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Old November 9th, 2006, 08:02 PM   #36
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more on specs

only from the perspective that (at present) most HDTVs are built with the expectation of watching HDTV on them, and they are geared towards suiting the spec.

In any case, the main reason why I jumped into this was that 1080p/i games don't necessarily have to be that much bigger than 720p games...it is just a rendering issue primarily, possibly a texture and geometry issue...and nobody's doing 22GB of textures & geometry. The game code remains 99.9% the same either way.
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Old November 9th, 2006, 08:25 PM   #37
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Originally Posted by Mike Curtis
Jeff -

I wonder if, and I have no hard data, Sony is paying for placement, or offering spiffs, or other sales enticements to the staff at the big box retailers? Certainly the possibility of higher profit (margin and gross) would be of interest to the big box retailers. Anybody have any hard data on any of this?

-mike
like apple, sony, panasonc and other companies now(these days) pay for shelf space in certain stores.. in the past it wasnt like this, but now, with the way the world looks at this technology, shelf placement is essential for product success..
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Old November 9th, 2006, 09:20 PM   #38
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Originally Posted by Peter Jefferson
like apple, sony, panasonc and other companies now(these days) pay for shelf space in certain stores.. in the past it wasnt like this, but now, with the way the world looks at this technology, shelf placement is essential for product success..
AFAIK pretty much any product that's prominently displayed has paid to be there. Even the prime spots for soda and chips at the local gas station aren't free.

-A
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Old November 9th, 2006, 09:51 PM   #39
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Doom 3 can look pretty amazing, probably very close to what the 360/PS3 will do and it occupies 2.2GB on the hard disk. Half-Life 2 on its own (without Counter Strike, etc.) occuppies about the same space. Both this games look beautiful @ 1280x1024 or 1600x1200.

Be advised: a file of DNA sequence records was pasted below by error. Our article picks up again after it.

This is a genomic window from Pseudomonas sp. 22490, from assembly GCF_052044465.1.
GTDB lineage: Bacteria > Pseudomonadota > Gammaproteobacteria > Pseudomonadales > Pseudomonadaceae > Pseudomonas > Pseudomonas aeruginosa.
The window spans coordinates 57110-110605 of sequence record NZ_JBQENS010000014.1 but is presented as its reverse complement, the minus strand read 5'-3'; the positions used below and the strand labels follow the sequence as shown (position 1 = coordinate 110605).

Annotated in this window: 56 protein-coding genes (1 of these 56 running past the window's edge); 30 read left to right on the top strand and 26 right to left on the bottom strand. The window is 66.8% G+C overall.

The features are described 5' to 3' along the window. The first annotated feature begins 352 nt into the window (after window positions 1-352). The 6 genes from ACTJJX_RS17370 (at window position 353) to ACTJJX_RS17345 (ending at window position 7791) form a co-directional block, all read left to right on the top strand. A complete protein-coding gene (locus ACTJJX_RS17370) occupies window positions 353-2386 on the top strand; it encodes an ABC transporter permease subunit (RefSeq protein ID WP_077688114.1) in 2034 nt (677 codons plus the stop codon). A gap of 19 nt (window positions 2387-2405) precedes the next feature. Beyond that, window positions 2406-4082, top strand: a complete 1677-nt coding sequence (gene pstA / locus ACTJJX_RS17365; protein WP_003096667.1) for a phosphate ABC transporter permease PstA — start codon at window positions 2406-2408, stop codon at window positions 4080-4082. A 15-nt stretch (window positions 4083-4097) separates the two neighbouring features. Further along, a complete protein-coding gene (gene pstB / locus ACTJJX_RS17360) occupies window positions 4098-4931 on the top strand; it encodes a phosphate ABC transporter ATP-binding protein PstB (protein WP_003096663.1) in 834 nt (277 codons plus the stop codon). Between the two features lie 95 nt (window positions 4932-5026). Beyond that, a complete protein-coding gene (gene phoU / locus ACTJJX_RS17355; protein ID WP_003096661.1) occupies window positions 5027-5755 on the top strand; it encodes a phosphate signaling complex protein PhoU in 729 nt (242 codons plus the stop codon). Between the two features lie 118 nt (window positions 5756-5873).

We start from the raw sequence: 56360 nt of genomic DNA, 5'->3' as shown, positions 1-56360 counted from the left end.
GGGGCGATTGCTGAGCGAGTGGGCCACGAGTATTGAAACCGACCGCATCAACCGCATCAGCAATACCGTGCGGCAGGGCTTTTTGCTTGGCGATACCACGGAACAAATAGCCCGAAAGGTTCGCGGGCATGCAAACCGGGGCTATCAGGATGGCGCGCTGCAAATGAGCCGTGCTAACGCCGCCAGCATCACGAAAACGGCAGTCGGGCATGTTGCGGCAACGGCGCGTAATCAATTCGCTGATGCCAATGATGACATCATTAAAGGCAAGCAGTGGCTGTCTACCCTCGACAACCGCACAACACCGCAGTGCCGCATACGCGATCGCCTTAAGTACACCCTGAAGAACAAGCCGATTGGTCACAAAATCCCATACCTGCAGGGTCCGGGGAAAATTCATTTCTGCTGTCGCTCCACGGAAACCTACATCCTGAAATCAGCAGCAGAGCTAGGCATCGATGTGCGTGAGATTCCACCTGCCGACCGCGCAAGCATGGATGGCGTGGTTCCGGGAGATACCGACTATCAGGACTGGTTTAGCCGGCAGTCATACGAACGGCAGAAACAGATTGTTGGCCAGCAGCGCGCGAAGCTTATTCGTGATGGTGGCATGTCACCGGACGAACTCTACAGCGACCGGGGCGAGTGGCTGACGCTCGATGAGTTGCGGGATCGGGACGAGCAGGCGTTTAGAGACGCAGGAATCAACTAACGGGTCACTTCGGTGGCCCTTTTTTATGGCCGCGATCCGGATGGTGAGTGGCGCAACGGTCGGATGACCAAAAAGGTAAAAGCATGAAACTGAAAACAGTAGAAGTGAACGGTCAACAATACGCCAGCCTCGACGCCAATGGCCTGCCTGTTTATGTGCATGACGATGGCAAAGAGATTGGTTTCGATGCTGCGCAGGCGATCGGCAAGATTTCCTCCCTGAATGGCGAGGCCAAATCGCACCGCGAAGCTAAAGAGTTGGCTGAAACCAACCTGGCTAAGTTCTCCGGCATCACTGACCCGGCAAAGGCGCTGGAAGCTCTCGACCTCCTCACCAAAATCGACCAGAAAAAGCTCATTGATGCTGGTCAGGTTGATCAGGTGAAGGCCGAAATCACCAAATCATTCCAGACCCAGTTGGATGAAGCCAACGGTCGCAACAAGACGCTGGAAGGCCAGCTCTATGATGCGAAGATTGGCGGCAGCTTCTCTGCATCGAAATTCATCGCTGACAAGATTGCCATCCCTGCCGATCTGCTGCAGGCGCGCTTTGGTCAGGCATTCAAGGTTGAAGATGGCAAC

Also, have you taken a look at Gears of War? It looks amazing and I doubt the PS3 games will look much better.

I'm not saying games won't grow and need more capacity but 9 Gigs seems more than enough IMO. GT4 takes 2.5GB on DVD, will GT5 take 10x more?
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Old November 10th, 2006, 02:14 AM   #40
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Originally Posted by Paulo Teixeira
Well most of the new Sony TVs will be 1080p and Sharp and others already have 1080 TVs so its safe to say that theirs plenty of different 1080p TVs to go around.

Why would it matter if its not a Broadcast standard since were talking videogames?
My day job is at Sharp Labs of America. That disclosed, the following is my position, not a company statement...

The current crop of TVs in the US handle all 18 formats from ATSC. That includes 720p/60 and 1080i/60 (fields/sec). There are a number of sets with 1080p displays, but not all have 1080p inputs. That's because some of the older HDMI implementations only handled 1080i. (Before buying an 1080p set, check the manufacturer's spec to make sure the HDMI input accepts 1080p.)